"Learning" your native language. The "Reverse Tree" - issues & merits discussion.
nb This post has been edited as I have been educated by my wonderful fellow Duolingo users - I had not previously heard the term "Reverse tree", probably because I am in a course that does not have one!
So, I am around three quarters of the way through the Swedish tree and I feel like my reading comprehension is coming along pretty well. (Pronunciation and verbal comprehension not quite so well! haha)
However, the way duolingo is set up I seem to get a lot more questions that require me to translate svenska->engelska which I am finding pretty straightforward, and far fewer translations the opposite direction which is what I really feel would improve my written svenska as selecting words and word order is a bit tougher to get right. Has anyone tried completing the tree in the opposite direction once they have finished their target language tree? If so, how did you find it? Was it useful at all? Any pitfalls or things to be aware of?
Edit - I hear that this phenomenon is called a "reverse tree" which makes complete sense. I still can't find a lot of general discussion about its issues and merits, especially not in the (general English thread) so I will leave this post up with a clearer title for people who are interested!
Cool thanks so much! I figured that there must be a term that I was missing! (It seemed most unwieldy to type that sentence above in a vain attempt to make my meaning clear!) Perhaps I can delete this comment then and have a proper search for what I was asking instead of cluttering the discussion areas!
Had a quite thorough search and there really is not a good discussion thread anywhere! Plenty of language specific threads and other threads asking for the definition of "reverse tree" but no good general chat threads. So this one can stay as a solid, easily searchable thread for discussing pitfalls and benefits of this concept and-or "laddering". Feel free to post links to good quality threads/general discussions that I may have missed though!
Oh I do not disagree that this is an excellent resource. I have learnt enough to read around 80% of the Swedish that I see in online news etc in around two months! And that has been 90% on here! It really is a fantastic resource and the mods in the Swedish course are especially awesome!
So one cannot learn English from Swedish? Hmmm... that seems a shame though I guess there is not a huge amount of demand for it as everyone seems to speak pretty good English already! Hypothetically still an interesting question though I hope.
Did you see them asking for volunteers to test the alpha version of English to Japanese? I will see if I can find the thread for you. Though I think you have to have an iOS device to be eligible. I signed up because I learnt a small amount of Japanese at high school and regret having forgotten most of it. Hopefully, it will come flooding back because I think (hope!) I still remember most of the Hiragana (plus some Katakana and a few Kanji...)
Here is the post if you have not already seen it: https://www.duolingo.com/comment/21934886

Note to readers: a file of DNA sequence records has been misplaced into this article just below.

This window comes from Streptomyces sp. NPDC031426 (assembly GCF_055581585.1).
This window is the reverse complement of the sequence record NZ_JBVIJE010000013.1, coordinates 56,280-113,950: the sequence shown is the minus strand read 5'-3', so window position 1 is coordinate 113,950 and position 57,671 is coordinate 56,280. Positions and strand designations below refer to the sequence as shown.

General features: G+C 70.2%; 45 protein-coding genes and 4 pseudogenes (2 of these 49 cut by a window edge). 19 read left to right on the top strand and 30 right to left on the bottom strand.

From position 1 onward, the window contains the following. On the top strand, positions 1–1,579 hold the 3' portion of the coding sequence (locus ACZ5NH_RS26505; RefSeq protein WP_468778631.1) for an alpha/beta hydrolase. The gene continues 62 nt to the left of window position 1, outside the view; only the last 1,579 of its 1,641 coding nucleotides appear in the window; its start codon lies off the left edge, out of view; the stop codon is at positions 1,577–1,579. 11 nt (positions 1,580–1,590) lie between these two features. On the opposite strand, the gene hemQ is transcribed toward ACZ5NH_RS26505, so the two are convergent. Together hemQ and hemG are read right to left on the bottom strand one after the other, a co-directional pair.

I am currently doing a reverse tree. My original English/German course was done on only the Desktop version of Duo. I am doing the German/English course only on an android tablet. Stay your course and get to level 25 and them do a reverse tree. At that point may want decide to narrow your second language . By that I mean Verbal or Written or both. I have decided that it is more important for me to be Verbally efficient hence the much easier and quicker tablet version, allowing me more time to practice my verbal communication skills. Good luck in your language journey
I've completed both the Spanish from English and the reverse tree. The upside is that you will be exposed to whole new set of sentences which can alleviate the boredom of just keeping your original tree golden. Plus, repetition is valuable. Downsides are: 1) You will not really learn much new. 2) there may be no exercises in aspects of target language grammar which are not relevant in your native language (eg: Spanish tree has a Subjunctive Mood skill, reverse tree does not) 3) the "listen & type" exercises are not applicable.
I suggest your time may be better used moving on to more challenging resources.
A "language X from language Y tree" is usually called a "reverse tree" if you already dominate language X and you want to learn language Y.
Also, "laddering" is when you are doing a "language Z from language Y tree" where Z is a new or relatively new language for you, while Y is a language you have been studying lately (so you have some experience with language Y but you are not necessarily fluent yet), normally after you completed "Y from X" tree, being X a language that you dominate.
Of course these are not official definitions, but they are useful notions.
Thanks everyone! I figured people would have had this idea before me but because I hadn't come across the term "Reverse Tree", it was a bit tricky to search the discussion threads for it. It sounds like people have variable but typically positive experiences doing this. Unfortunately it doesn't look like a reverse tree is currently available in my target language. Still, something I will bear in mind when considering which language to learn next! I will leave this post up because I feel your answers have been valuable. Thanks again! Tack tack!